nothing. At 14 years old I didn’t know who to really ask if it was normal – thinking about the same thought from morning till night. When I thought of something going good…it would come. “It” was its own entity. Creeping in to steal any joy from the day. I prayed – even hoping that my Aunt Sue could hear my dilemma from heaven (at least that is where I hoped she was). I finally broke down and told my mom about it – well some of it. I didn’t let her know how long or how often – just that it was bothering me. She could only give me advice based on what I told her…”just think of something else and pray about it.” Oh God if it had only been that easy! The thought…for the past year…everyday…was DEATH. I couldn’t escape it. If I thought to myself…”Wow I did a really great job on _______” the next thought that intruded was “But you are going to die one day so it really doesn’t matter.” Yes all day, everyday. I was so tired of it.
It hit me one day while talking to my boyfriend about dying. AIDS had really just started scaring the pants off people (no pun intended) and it made me think, really think about dying. From that day – us standing in the sun after church – the thought got “stuck”. I kept waiting for it to fade…go away…something. But no – it just built a little nest in the back of my good thoughts and I hated it. This was far from counting to 8 when the refrigerator door shut.
Two years prior to that my Aunt Sue had died very suddenly. I remember her vibrant, red hair. Her wonderful smile and her petite hands. She had fire in her belly and she would take me and walk with me as often as she could. Sometimes confiding in me things she shouldn’t but I’m now glad she did. I had no idea up to that point she had suffered from severe depression her entire life, threatening here and there to take her own life with aspirin. When we got the news…then it was very clear that she had struggled alone with much of it. She shot herself…in her home after lighting fire to the kitchen. I was and am still devastated. I will elaborate on this much more in depth later…but I feel this was a trigger for me to an already fragile mind because of self esteem, past family history, and current living conditions with my alcoholic father. So…I had hoped she could give me wisdom…from wherever she was – she always did.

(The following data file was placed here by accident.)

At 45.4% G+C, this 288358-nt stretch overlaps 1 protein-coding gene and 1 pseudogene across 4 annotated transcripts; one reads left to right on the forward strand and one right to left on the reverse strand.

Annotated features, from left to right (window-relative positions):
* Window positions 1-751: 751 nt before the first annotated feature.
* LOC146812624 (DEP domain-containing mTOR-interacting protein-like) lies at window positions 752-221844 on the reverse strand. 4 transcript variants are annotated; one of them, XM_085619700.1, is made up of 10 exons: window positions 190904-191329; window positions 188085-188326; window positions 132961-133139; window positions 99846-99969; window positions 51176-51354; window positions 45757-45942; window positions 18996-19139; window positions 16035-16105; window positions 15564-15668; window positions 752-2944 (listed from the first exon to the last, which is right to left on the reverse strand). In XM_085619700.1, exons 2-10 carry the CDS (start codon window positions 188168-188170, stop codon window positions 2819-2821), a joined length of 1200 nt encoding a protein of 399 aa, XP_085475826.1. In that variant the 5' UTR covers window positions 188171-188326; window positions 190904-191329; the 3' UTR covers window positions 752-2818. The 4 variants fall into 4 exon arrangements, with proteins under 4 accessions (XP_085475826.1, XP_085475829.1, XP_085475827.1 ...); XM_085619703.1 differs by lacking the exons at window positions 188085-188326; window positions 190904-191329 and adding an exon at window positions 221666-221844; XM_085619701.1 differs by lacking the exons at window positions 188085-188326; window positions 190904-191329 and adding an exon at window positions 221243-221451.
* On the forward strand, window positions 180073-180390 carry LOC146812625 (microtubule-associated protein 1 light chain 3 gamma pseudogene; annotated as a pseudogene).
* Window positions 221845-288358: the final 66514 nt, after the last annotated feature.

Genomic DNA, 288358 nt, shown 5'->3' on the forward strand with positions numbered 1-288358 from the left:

So…I dealt with it, I cried over it, and finally it really just faded away over the next few months. Its like a storm had come and passed. I didn’t speak of it anymore…but what a warning it was for events to come. I was just happy it stopped so I didn’t think too much on it after that. No one knew that they should think about it for me…
It’s funny to me how people always talk about the long road to recovery from mental issues. They describe it as a long, drawn out, painful, seemingly impossible feat. It doesn’t matter what they are recovering from really – addiction, abuse, depression, obsessive disorders, etc. What they talk about is very true don’t get me wrong – but I rarely hear them talk about the road to the actual thing they had to recover from. Most people don’t wake up one day and think, “Man – my life is great – I think I’ll go ahead and get addicted to Meth – who needs teeth” or “I’m so happy all the time – great childhood, great life – let’s change it up..I’m going to be really depressed today – so back to bed!” No – it doesn’t happen that way (usually – there may be that odd ball statistic out there that says otherwise – but I’m going with my gut on this one.) Typically – as it was with me – it is a very long road to what I lovingly call “crazy”.